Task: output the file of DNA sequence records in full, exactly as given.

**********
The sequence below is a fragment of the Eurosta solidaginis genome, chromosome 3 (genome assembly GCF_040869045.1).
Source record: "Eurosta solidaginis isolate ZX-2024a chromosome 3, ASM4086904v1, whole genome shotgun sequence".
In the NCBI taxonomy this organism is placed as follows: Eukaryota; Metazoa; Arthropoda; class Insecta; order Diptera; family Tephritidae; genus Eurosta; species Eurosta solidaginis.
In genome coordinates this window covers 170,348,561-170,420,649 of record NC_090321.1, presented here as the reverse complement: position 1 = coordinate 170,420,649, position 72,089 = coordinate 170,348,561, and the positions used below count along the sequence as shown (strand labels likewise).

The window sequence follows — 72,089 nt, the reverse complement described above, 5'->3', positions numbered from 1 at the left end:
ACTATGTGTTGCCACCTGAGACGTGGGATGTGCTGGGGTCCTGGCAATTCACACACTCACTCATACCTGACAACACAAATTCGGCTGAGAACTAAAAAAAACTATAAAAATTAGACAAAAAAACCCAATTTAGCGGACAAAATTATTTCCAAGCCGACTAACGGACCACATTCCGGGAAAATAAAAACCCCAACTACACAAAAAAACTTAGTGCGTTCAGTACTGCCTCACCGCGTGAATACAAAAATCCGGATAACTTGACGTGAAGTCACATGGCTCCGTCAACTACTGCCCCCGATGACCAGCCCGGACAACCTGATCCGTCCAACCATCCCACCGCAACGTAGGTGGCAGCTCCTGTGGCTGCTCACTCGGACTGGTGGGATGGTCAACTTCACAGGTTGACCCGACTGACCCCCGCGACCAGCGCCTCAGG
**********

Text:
The sequence below is a fragment of the Eurosta solidaginis genome, chromosome 3 (genome assembly GCF_040869045.1).
Source record: "Eurosta solidaginis isolate ZX-2024a chromosome 3, ASM4086904v1, whole genome shotgun sequence".
In the NCBI taxonomy this organism is placed as follows: Eukaryota; Metazoa; Arthropoda; class Insecta; order Diptera; family Tephritidae; genus Eurosta; species Eurosta solidaginis.
In genome coordinates this window covers 170,348,561-170,420,649 of record NC_090321.1, presented here as the reverse complement: position 1 = coordinate 170,420,649, position 72,089 = coordinate 170,348,561, and the positions used below count along the sequence as shown (strand labels likewise).

The window sequence follows — 72,089 nt, the reverse complement described above, 5'->3', positions numbered from 1 at the left end:
ACTATGTGTTGCCACCTGAGACGTGGGATGTGCTGGGGTCCTGGCAATTCACACACTCACTCATACCTGACAACACAAATTCGGCTGAGAACTAAAAAAAACTATAAAAATTAGACAAAAAAACCCAATTTAGCGGACAAAATTATTTCCAAGCCGACTAACGGACCACATTCCGGGAAAATAAAAACCCCAACTACACAAAAAAACTTAGTGCGTTCAGTACTGCCTCACCGCGTGAATACAAAAATCCGGATAACTTGACGTGAAGTCACATGGCTCCGTCAACTACTGCCCCCGATGACCAGCCCGGACAACCTGATCCGTCCAACCATCCCACCGCAACGTAGGTGGCAGCTCCTGTGGCTGCTCACTCGGACTGGTGGGATGGTCAACTTCACAGGTTGACCCGACTGACCCCCGCGACCAGCGCCTCAGG